The race for a better search engine was cast in a different light last week, as analyst David Coursey explored the possibilities of "vertical search", and Wikipedia's position in this area could lead to new competition.
In an opinion column last Thursday on eWeek, "Search Engines Succeed at Stoking Frustration", Coursey comments on his increasing difficulties finding useful answers through Google search results. Taking a cue from another reporter's article about vertical search, he suggests, "Sometimes I also think that for common searches I might be better off with a service that actually involves humans in finding answers online, if any of those still exist."
Vertical search is a term used in a recently-released study from JupiterResearch, referring generally to narrower search engines that are focused on specific categories. It relies less on the web crawler approach used by the broad search engines ("horizontal search"), and could offer an alternative to advertisers dealing with the prices of popular keywords at the big search companies. While the concept is not clearly defined, it seems that hyperlinking is one feature that could easily contribute to the "vertical" aspect.
Coursey specifically mentions Wikipedia twice in his analysis, saying that this kind of service "is not too far off the Wikipedia track." Although he doesn't mention the discussions of Google hosting Wikipedia — he might not know about it, or may consider it too speculative to comment on — the negotiations are interesting to consider as a possible alliance between horizontal and vertical search.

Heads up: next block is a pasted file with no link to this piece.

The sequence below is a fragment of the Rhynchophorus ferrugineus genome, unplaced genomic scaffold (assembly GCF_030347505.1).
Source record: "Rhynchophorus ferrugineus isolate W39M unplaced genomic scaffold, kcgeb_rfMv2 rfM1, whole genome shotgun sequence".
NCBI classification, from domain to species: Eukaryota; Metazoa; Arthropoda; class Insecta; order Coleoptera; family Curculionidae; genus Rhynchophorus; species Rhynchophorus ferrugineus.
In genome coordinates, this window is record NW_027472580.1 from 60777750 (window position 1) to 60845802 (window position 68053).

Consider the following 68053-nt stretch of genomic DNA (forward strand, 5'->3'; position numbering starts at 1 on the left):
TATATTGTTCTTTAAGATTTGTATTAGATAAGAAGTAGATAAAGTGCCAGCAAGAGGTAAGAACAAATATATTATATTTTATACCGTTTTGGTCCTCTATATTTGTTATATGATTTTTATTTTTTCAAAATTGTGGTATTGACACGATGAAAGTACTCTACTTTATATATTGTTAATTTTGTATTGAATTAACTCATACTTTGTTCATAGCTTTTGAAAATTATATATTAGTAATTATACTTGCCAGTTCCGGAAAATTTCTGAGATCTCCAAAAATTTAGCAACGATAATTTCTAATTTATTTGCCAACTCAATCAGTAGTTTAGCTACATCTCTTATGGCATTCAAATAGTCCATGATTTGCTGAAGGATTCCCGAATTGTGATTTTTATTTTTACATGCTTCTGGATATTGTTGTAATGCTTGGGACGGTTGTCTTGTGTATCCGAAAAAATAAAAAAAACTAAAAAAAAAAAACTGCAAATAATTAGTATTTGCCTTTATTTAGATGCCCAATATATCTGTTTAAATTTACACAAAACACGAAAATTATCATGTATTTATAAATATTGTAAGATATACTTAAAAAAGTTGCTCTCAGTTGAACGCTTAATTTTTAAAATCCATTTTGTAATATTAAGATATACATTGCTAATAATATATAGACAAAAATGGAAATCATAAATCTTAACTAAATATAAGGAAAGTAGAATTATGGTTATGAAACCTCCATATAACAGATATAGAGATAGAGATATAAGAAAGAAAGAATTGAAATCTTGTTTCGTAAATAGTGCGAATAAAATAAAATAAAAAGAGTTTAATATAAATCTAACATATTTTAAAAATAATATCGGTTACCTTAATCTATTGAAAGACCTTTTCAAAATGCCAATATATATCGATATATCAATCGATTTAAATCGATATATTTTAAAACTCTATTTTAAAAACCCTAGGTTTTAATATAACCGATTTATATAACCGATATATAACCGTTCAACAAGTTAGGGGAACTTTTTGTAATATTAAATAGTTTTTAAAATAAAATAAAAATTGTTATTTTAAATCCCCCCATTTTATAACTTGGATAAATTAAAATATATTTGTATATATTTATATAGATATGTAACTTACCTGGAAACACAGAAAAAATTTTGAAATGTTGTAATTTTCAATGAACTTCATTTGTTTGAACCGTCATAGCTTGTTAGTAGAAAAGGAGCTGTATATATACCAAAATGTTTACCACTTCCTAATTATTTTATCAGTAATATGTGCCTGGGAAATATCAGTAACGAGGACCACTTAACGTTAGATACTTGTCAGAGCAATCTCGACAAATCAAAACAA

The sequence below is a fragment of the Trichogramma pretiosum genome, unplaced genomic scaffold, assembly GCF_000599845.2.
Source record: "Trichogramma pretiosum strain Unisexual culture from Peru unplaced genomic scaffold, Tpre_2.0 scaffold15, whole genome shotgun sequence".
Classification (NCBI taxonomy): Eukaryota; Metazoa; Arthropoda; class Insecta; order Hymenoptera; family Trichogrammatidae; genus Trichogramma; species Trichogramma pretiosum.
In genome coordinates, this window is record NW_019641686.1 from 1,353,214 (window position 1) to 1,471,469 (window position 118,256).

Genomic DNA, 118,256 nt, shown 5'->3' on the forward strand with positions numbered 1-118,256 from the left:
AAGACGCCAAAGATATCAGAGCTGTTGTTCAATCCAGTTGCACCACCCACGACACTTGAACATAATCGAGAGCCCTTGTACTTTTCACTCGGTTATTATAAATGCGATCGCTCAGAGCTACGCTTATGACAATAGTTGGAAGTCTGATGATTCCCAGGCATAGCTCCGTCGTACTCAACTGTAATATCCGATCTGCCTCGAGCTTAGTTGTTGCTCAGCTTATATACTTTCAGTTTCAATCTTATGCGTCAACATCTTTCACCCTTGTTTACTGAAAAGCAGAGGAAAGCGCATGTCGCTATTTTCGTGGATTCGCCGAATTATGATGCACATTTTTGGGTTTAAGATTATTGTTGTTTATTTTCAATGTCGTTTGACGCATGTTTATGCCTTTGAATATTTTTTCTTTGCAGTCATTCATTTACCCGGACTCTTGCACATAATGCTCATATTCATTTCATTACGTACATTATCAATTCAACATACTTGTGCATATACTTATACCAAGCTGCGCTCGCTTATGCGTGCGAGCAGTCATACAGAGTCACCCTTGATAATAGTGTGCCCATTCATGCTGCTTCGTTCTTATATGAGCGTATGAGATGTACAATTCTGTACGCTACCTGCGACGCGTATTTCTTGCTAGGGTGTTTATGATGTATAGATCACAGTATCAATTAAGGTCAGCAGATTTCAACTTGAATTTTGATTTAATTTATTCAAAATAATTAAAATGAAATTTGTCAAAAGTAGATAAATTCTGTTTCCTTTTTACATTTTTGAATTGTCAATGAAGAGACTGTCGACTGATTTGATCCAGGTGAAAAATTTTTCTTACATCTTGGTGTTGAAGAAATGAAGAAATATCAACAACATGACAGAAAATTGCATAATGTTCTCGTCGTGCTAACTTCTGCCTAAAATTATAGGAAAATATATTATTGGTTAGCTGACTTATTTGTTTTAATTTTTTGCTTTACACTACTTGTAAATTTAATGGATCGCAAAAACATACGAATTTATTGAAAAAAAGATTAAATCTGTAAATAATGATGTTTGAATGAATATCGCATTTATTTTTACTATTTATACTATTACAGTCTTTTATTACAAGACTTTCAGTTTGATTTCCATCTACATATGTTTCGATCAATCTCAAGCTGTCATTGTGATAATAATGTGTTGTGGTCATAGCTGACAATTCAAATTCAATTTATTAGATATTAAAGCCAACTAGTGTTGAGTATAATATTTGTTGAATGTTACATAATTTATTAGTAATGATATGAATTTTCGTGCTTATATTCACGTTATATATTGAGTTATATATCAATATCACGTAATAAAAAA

In discussing the concept, Coursey considers Wikipedia in tandem with About.com, as if the two would be natural competitors in this field. This view takes the place of the more traditional perspective of Wikipedia as simply an encyclopedia, with the Encyclopædia Britannica as its natural competitor. Worth noting is that while Wikipedia has long ago surpassed Britannica in terms of Alexa traffic rankings, About.com remains ahead of Wikipedia by a decent margin.
Another interesting consideration is the fact that The New York Times announced on 17 February that it would purchase About.com from its previous owner PRIMEDIA, a magazine publishing company, for 410 million dollars (US). Google along with Yahoo!, Ask.com, and AOL were reportedly among the other bidders.
Some reports saw this as the New York Times' strategy to get into the blogging world, characterizing About.com as analogous to a network of 500 bloggers. Doing the math this way, reviews were mixed as to whether the price paid ($820,000 per "blog") was possibly too steep.
The cost of doing business in this area was one issue debated at the recent Harvard conference on blogging and journalism (see archived story), as more traditional media consider how to react to the blogging phenomenon. The conference included a heated discussion involving Jill Abramson, managing editor of the Times, and Dave Winer over the importance of having a media organization with the resources to fund a bureau in Baghdad, as compared to a blog network.
At one point, Jimmy Wales chimed in to mention how Wikipedia had come up with a product that could compete with the Encyclopædia Britannica, with its multimillion-dollar budget, while spending a fraction of the amount. While a simple analogy might tie this to Wikinews as a developing project that can compete with other news organizations, the possibility also exists of news companies expanding in ways that compete with the Wikimedia Foundation's other projects. With the Times' purchase of About.com, Wikipedia may also be moving closer toward head-to-head competition with media organizations.